Over 100 Arabs and Jews gathered Monday at the home of Efrat Mayor Oded Revivi to put religious coexistence on display on the final day of the Jewish festival of Sukkot.

The gathering was attended by former U.S. Ambassador to Israel David Friedman, head of the Civil Administration of COGAT (Coordinator of Government Activities in the Territories), Israel’s Minister of Diaspora Affairs Nachman Shai, Deputy Mayor of Jerusalem Fleur Hassan-Nahoum, diplomats from neighboring Arab nations, as well as dozens of local Arab leaders.

However, the Arab leaders in attendance related stories of close friendships and cooperation with their Jewish neighbors.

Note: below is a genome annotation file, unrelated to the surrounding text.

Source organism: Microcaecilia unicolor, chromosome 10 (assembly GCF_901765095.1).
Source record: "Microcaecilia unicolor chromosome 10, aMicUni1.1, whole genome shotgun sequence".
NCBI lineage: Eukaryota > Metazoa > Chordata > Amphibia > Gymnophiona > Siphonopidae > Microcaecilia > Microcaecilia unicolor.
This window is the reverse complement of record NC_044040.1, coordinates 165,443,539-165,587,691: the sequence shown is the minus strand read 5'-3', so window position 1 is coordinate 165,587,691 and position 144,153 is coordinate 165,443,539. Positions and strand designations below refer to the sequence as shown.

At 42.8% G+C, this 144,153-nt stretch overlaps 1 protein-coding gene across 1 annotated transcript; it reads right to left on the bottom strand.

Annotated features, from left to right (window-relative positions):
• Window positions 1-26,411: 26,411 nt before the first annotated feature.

“The area serves as model for coexistence,” Revivi said.

Minister of Diaspora Affairs Nachman Shai, the highest-ranking Israeli official to attend, stated that the event highlights the reality that “Arabs and Jews must live together. There is no other alternative.”

Shai noted that “We have been living together for generations and we will live together for many years to come. This Sukkah of Peace here in Efrat helps us to create a reality of peace.”

Friedman, who played a critical role in the establishment of the now-one-year-old Abraham Accords between Israel, United Arab Emirates and Bahrain, explained why the accords were named after the Jewish prophet Abraham, who is also heralded as a prophet in Islamic faith.

“We chose the name of Abraham for the Abraham Accords because of Abraham it says he will be the father of many nations,” Friedman said.

He added that not only is it good to coexist, but that “It is even a mitzvah for Jews and Arabs to be together. It is obligatory.”

Friedman was presented an ancient map of Israel found in Jordan.